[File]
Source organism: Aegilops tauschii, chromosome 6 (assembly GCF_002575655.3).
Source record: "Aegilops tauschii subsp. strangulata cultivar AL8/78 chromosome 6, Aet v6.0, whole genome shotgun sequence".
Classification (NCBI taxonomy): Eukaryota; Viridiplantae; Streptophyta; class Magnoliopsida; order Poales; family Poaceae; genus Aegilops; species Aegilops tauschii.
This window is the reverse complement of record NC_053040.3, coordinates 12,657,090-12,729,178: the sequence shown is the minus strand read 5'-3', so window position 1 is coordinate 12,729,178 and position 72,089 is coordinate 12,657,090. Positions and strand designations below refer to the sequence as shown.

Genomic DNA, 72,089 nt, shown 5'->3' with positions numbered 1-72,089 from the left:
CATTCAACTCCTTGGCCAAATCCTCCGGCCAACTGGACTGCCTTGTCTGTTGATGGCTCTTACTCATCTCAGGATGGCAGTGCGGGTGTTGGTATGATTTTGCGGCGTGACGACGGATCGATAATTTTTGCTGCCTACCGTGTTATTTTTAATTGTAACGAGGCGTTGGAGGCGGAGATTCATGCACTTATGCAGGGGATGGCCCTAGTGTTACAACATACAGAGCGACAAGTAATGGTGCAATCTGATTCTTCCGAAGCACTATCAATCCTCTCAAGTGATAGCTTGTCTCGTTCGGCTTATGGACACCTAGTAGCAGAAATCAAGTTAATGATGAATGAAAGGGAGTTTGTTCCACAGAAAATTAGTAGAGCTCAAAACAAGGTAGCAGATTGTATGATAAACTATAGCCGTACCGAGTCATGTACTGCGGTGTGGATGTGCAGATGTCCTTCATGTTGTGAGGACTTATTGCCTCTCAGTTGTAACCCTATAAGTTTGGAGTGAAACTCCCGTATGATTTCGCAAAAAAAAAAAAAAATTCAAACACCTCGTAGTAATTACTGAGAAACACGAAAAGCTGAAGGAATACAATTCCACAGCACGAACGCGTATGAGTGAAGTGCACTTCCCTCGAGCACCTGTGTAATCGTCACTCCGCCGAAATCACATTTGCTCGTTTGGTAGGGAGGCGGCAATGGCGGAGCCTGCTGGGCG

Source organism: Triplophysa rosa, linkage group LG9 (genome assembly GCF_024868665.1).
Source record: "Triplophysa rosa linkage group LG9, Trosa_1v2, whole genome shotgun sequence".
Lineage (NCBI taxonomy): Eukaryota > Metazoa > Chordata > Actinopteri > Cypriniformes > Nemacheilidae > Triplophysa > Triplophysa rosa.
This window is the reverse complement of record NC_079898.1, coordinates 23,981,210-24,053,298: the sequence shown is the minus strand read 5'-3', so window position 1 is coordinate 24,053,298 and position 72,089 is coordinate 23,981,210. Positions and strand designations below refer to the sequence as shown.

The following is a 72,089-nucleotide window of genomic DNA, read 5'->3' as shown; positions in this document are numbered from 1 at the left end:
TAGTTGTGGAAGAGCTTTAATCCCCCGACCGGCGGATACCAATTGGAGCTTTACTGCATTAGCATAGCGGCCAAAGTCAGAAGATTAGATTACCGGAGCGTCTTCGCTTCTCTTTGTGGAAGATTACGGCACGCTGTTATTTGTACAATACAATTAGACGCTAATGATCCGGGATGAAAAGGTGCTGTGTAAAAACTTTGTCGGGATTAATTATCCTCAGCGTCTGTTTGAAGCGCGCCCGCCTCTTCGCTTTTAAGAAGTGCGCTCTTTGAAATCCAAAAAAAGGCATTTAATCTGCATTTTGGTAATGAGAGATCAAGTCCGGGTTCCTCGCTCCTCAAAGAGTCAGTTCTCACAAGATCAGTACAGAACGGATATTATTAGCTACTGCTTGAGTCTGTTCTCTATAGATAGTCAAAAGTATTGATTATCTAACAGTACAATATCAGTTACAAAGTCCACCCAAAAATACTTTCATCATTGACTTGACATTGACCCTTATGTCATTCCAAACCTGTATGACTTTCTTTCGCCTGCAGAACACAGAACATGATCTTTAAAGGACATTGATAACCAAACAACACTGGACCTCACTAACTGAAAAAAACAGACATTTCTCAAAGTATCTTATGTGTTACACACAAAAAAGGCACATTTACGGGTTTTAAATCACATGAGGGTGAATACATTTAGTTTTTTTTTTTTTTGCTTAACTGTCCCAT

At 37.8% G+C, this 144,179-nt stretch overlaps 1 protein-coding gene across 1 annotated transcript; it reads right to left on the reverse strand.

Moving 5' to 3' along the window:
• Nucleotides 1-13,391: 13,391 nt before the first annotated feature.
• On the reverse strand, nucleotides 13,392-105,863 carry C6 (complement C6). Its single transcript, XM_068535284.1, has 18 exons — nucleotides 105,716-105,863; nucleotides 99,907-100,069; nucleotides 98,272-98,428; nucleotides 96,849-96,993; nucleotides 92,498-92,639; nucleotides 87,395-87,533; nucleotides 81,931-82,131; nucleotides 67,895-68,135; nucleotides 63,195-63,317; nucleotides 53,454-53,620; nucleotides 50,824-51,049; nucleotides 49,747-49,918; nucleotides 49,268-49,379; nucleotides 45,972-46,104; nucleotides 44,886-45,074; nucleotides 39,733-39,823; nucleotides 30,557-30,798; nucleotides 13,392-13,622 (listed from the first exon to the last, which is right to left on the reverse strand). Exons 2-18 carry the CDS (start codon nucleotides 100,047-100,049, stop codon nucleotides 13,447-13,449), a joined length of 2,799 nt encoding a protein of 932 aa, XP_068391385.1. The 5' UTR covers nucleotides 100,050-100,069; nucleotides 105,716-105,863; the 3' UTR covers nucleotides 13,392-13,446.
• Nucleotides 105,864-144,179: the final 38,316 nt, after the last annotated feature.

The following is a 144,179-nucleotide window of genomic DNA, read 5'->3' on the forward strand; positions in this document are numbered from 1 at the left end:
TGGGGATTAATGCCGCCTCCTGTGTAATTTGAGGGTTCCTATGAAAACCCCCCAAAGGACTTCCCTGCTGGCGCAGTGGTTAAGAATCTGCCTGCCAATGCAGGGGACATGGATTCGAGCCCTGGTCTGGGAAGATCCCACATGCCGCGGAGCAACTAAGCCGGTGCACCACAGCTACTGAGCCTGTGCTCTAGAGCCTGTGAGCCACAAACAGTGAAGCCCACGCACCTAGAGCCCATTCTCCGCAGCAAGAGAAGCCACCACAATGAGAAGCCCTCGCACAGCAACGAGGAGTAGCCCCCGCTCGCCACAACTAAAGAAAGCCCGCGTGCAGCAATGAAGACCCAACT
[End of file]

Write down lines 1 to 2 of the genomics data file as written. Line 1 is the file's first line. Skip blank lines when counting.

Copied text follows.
Source organism: Aegilops tauschii, chromosome 6 (assembly GCF_002575655.3).
Source record: "Aegilops tauschii subsp. strangulata cultivar AL8/78 chromosome 6, Aet v6.0, whole genome shotgun sequence".